12. TheHumphries macrumors member

    Dec 9, 2009
    If you are going to game for a while, I'd install smcfancontrol (works on new macbook airs)

    Make yourself a gaming profile with exhaust fan speed maxed out. Just run that while you are gaming. Will help with heat alot. Then when done, set it back to default.

    Good Luck
  13. misterneums macrumors 6502

    Nov 2, 2009
    When I've been gaming, my fan's been maxed regardless (6459 rpm or something like that)

    I generally don't use my Air for gaming, but I made an exception for HoN when I went to a friends place for the weekend. It ran that perfectly fine. Still, there's a big difference between the 13 inch screen I have and the 23 inch I have on my PC desktop ^_^
  14. xkmxkmxlmx macrumors 6502a


    Apr 28, 2011
    Bottom line is, you will "damage" (wear?) *anything* you use, if you use it. So yeah, if you game, over time, you might see some signs of wear.

    But computers were meant to be USED. Use it! By the time you see any significant wear, it will probably be obsolete anyway. So just go for it.
  15. Young Spade macrumors 68020

    Mar 31, 2011
    Tallahassee, Florida
    You did the right thing by returning it; Apple has a tendency to get sloppy with the thermal paste and, as a result, the MBPs and obviously some Airs are overheating.

    Mine gets to around 96C when I'm playing Oblivion on Bootcamp but that's a given with the integrated graphics card and automatic overclocking.
  16. johnadams2007 macrumors member


    Jul 25, 2011
    will it get hot? yes

    will gaming damage it? no
  17. KnightWRX macrumors Pentium


    Jan 28, 2009
    Quebec, Canada
    The gaming PC I bought in 1998 is still alive and well and repurposed :

    # grep "model name" /proc/cpuinfo 
    model name	: Pentium II (Deschutes)
    Don't quite remember what happened with the 8 MB Voodoo 2 card it had (a Monster 3D II, after I sold its original Voodoo Graphics based Monster 3D), but I know the Sound Blaster AWE64 is in a box somewhere, next to the Sound Blaster Live! that upgraded it and both still in working order. However, it's current AGP GPU, a Matrox Mystique G200 still works fine :

    # lspci | grep "VGA"
    01:00.0 VGA compatible controller: Matrox Graphics, Inc. MGA G200 AGP (rev 01)
    So no, you won't damage anything by gaming on your computer. This machine lasted me close to 12 years now and it's still running as buttery smooth as the day I bought it. It ran through countless games of Quake, Quake II and Quake III, not to mention all-nighters in Unreal Tournament. All under Linux too, why shoddy open source drivers and narry a failsafe in place. Before I switched it to Linux and went all Quake on it, it played through things like Jedi Knight, Final Fantasy 7, various MechWarrior titles and dozens and dozens of benchmarking runs.
  18. johnadams2007 macrumors member


    Jul 25, 2011

    jk. thanks for the trip down memory lane. i still have the computer i built in 1998 for starcraft and it works fine. voodoo2 on a pentium 2 ftw!
  19. meistervu macrumors 65816

    Jul 24, 2008
    op, please report back in 10 years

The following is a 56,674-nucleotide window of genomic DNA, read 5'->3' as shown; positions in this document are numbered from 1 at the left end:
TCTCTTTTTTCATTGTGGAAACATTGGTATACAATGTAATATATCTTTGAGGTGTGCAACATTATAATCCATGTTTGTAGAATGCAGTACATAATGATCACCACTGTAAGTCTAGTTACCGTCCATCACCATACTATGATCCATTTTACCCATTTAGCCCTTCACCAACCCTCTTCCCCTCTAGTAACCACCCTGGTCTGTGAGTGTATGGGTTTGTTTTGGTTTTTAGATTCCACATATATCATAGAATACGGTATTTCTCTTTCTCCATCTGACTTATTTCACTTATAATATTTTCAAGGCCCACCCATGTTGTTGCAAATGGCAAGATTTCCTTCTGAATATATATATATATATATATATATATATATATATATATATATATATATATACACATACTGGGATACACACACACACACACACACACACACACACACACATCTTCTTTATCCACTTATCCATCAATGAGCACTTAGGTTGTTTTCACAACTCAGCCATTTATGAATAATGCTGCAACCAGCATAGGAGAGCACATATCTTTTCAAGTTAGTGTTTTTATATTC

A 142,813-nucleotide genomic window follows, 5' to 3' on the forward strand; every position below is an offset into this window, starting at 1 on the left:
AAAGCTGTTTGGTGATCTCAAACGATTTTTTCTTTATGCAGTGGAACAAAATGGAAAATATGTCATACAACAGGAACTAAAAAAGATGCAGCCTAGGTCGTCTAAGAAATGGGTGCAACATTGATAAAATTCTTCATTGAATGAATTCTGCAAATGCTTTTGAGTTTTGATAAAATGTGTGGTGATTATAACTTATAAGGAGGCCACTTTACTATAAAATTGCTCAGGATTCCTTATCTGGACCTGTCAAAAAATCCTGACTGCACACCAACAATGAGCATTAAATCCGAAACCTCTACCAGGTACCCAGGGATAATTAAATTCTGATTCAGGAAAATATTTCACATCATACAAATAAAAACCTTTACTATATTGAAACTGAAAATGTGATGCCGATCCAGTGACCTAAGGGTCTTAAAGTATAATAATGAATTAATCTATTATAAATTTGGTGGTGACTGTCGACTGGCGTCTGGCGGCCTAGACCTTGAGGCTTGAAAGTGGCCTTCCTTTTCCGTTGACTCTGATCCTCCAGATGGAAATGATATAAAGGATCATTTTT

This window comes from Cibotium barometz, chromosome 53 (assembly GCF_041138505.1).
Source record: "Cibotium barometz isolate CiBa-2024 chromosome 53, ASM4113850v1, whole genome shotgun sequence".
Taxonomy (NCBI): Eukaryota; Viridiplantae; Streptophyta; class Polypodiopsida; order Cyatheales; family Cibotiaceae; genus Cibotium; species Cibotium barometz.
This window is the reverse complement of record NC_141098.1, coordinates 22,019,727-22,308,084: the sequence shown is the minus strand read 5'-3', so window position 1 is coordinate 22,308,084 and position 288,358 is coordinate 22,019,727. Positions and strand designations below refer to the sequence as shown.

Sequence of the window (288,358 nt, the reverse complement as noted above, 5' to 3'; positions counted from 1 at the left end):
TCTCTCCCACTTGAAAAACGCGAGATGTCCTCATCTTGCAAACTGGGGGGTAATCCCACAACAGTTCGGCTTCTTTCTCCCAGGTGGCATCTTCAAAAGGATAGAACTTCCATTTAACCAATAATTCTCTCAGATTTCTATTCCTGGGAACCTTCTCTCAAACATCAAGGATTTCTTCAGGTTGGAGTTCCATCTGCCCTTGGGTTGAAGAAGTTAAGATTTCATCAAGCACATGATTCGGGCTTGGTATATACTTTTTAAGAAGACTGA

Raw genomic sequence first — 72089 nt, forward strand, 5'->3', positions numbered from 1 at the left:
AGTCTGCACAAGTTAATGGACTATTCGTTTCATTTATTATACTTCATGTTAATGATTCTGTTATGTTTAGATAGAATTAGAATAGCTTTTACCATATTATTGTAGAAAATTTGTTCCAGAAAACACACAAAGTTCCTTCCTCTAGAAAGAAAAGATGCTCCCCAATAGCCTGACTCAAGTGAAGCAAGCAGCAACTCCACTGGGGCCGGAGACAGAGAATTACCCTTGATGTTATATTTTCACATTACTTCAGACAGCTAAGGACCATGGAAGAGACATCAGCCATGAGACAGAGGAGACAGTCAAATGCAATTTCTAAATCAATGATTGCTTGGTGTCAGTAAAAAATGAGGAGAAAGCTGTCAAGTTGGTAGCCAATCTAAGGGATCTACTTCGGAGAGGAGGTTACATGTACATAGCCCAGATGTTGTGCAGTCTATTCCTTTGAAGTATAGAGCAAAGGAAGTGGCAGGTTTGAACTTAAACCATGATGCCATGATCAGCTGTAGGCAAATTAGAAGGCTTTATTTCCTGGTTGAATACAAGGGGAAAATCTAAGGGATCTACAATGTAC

But make sure you play games on it at least 4 hours a day for the next 10 years. Your contribution will be indelible to the gaming community.
  20. KnightWRX macrumors Pentium


    Jan 28, 2009
    Quebec, Canada
    I had 128 days of /played on my WoW main on a Dell laptop, in a little under 2 years. I think I was the only player in my guild who managed to do BWL/MC/Kara and other raids with a trackpad from my couch or my bed. The Dell laptop still works fine today, it just sits unused in a closet now.
  21. darshie76 macrumors member

    Sep 4, 2008
    There is a very well known physical process that happens when any conductors has electricity running trough them: part of the matter gets lost in energy (heat) and photons (protons accelerated).

    This is why you see the tungsten wire in a lamp to get smaller and smaller until it gets so thin that it burns out,

    This happens in any corpse that is subject to electricity.

    Now in the specific; the chances that you will burn your machine are close to 2-3% (not all the wire and stamped circuits are the same thickness or quality), but we are talking of people that keep the computer on 24/7 for years....I highly doubt that you could damage or reduce it's lifespan.

    At the same time, more time under stress increase the chances of failure (same thing if you drive your car 80 miles a day with frequent stops in traffic will ruin it faster than if you run the same miles at constant speed), for the mechanical parts...in the air the only mechanical parts are the fan and the keys; it has SSD so there is no hd.

    Before you will get a fan failure thou it will be years; so you have nothing to worry for the next 3-4 years, if you play about 40-50 hours a week (more or less 6-7 hours a day).
  22. kyle0103 macrumors newbie

    May 8, 2012
    What's the fun when you are afraid of using the computer?
  23. darshie76 macrumors member

    Sep 4, 2008
    Some people buy ferrari and other expensive cars and they never drive them....guess it is the same fear :)
  24. jsolares macrumors 6502a

    Aug 8, 2011
    Land of eternal Spring
    I used my Macbook 13" Unibody (got it a couple of months before they turned pro) for gaming and torrents so it was on a lot, one night a loud bang noise awoke me, turns out the battery swelled up, thankfully it didn't explode.

    Was it related? no idea, i got a new battery (had to buy it and it was still under applecare, sometimes i really hate not having a direct apple store down here) and sold it to a friend, it's been solid (except the hinges have lost a bit of their strength) ever since.